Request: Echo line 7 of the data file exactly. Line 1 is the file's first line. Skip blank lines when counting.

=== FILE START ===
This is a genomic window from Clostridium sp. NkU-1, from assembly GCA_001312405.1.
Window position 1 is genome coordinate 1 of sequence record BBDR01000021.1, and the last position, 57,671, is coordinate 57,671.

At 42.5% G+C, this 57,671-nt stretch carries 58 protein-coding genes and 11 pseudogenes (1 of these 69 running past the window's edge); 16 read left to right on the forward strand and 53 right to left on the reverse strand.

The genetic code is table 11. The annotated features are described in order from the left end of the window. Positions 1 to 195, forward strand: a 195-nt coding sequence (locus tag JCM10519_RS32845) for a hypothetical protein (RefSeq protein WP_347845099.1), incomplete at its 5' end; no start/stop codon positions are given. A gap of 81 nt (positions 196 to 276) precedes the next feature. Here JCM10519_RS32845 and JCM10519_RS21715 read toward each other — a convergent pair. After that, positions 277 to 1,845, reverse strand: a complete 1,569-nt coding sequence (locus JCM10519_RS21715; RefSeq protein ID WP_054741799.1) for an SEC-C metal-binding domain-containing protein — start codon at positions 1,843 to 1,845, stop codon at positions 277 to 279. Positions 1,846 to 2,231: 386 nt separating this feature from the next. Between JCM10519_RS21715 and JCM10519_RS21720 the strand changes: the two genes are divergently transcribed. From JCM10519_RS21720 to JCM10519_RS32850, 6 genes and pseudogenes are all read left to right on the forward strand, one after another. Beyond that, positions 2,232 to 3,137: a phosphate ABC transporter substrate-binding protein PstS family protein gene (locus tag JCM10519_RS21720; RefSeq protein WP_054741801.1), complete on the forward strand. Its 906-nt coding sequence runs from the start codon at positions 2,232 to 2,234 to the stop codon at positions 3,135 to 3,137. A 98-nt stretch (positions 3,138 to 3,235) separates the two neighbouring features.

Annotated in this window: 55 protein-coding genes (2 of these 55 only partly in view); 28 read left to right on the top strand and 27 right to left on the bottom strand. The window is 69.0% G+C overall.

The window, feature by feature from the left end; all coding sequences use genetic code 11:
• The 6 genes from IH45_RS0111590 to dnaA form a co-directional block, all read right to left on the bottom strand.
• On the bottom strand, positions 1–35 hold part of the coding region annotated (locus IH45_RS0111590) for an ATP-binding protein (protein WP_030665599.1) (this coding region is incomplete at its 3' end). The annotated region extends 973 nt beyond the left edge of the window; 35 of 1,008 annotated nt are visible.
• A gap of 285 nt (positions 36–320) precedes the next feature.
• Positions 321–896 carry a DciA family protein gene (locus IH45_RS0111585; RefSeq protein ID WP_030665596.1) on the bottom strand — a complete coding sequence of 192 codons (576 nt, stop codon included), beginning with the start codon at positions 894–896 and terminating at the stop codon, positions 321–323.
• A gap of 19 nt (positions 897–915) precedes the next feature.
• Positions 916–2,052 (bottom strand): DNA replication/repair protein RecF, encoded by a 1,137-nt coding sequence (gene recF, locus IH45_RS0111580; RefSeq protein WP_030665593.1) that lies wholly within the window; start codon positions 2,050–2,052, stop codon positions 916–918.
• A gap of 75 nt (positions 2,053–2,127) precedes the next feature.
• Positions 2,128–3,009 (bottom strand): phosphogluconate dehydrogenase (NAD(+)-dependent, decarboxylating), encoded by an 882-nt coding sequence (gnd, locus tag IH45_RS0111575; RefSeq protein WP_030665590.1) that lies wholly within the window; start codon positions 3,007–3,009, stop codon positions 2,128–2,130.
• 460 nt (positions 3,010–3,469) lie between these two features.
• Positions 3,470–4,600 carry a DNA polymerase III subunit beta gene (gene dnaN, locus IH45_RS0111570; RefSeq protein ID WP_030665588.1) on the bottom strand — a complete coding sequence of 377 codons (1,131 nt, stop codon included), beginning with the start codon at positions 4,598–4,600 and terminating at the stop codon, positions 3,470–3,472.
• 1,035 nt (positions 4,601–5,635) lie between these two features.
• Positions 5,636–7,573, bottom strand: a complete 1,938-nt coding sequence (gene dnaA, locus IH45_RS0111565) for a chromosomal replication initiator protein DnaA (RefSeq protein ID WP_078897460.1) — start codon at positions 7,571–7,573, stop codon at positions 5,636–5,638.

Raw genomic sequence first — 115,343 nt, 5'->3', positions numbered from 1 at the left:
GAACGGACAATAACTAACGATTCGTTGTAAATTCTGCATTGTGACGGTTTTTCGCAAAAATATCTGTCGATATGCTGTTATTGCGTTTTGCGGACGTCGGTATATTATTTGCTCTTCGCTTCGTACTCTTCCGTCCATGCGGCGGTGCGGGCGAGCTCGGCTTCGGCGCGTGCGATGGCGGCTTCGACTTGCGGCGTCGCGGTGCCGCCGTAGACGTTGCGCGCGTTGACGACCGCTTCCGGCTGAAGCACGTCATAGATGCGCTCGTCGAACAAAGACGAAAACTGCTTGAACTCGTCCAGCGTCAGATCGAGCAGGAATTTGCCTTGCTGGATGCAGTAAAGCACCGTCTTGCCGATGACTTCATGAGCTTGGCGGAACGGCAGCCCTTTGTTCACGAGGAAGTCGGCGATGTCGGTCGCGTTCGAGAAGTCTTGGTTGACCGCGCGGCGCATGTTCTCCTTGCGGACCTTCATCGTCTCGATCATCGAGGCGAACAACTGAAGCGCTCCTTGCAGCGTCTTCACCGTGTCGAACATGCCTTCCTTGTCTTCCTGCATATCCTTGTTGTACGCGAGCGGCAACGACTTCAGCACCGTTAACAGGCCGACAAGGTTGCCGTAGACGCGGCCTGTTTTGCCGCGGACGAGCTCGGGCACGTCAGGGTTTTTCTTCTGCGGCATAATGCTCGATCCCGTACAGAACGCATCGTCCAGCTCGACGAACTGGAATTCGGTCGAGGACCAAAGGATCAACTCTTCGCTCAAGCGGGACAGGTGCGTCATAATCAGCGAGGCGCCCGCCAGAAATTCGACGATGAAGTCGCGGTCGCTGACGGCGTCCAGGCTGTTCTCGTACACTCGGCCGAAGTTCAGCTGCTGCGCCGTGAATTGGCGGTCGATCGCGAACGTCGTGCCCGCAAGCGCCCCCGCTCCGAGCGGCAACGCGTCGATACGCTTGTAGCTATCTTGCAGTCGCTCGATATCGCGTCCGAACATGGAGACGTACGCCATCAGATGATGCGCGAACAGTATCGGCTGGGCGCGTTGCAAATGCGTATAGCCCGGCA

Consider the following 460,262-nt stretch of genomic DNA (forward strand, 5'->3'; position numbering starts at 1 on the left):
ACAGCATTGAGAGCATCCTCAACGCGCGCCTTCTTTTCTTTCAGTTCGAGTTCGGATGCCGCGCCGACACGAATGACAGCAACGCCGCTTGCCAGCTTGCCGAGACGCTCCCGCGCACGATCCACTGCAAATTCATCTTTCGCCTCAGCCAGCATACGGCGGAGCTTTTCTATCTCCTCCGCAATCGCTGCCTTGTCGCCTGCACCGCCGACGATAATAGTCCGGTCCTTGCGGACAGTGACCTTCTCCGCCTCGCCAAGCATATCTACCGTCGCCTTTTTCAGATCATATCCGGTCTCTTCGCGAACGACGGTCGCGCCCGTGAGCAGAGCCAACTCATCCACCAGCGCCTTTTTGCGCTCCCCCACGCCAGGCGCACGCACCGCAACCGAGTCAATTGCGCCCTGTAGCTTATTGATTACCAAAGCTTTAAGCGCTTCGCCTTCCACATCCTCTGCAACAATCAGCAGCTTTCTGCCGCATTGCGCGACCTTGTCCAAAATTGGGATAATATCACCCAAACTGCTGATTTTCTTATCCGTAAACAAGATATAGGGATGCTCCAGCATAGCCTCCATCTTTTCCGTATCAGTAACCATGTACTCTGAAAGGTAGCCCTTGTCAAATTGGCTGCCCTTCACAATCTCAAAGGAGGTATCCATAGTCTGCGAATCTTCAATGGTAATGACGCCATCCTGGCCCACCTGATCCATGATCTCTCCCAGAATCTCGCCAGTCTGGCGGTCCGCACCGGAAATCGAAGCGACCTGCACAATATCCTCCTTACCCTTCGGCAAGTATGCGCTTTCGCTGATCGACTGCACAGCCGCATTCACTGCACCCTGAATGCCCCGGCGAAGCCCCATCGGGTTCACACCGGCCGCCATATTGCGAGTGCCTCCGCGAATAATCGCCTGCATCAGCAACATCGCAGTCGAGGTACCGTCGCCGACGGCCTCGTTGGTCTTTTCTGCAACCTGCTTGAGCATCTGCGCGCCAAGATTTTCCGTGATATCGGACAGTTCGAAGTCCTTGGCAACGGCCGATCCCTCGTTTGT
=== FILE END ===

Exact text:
• The 6 genes from IH45_RS0111590 to dnaA form a co-directional block, all read right to left on the bottom strand.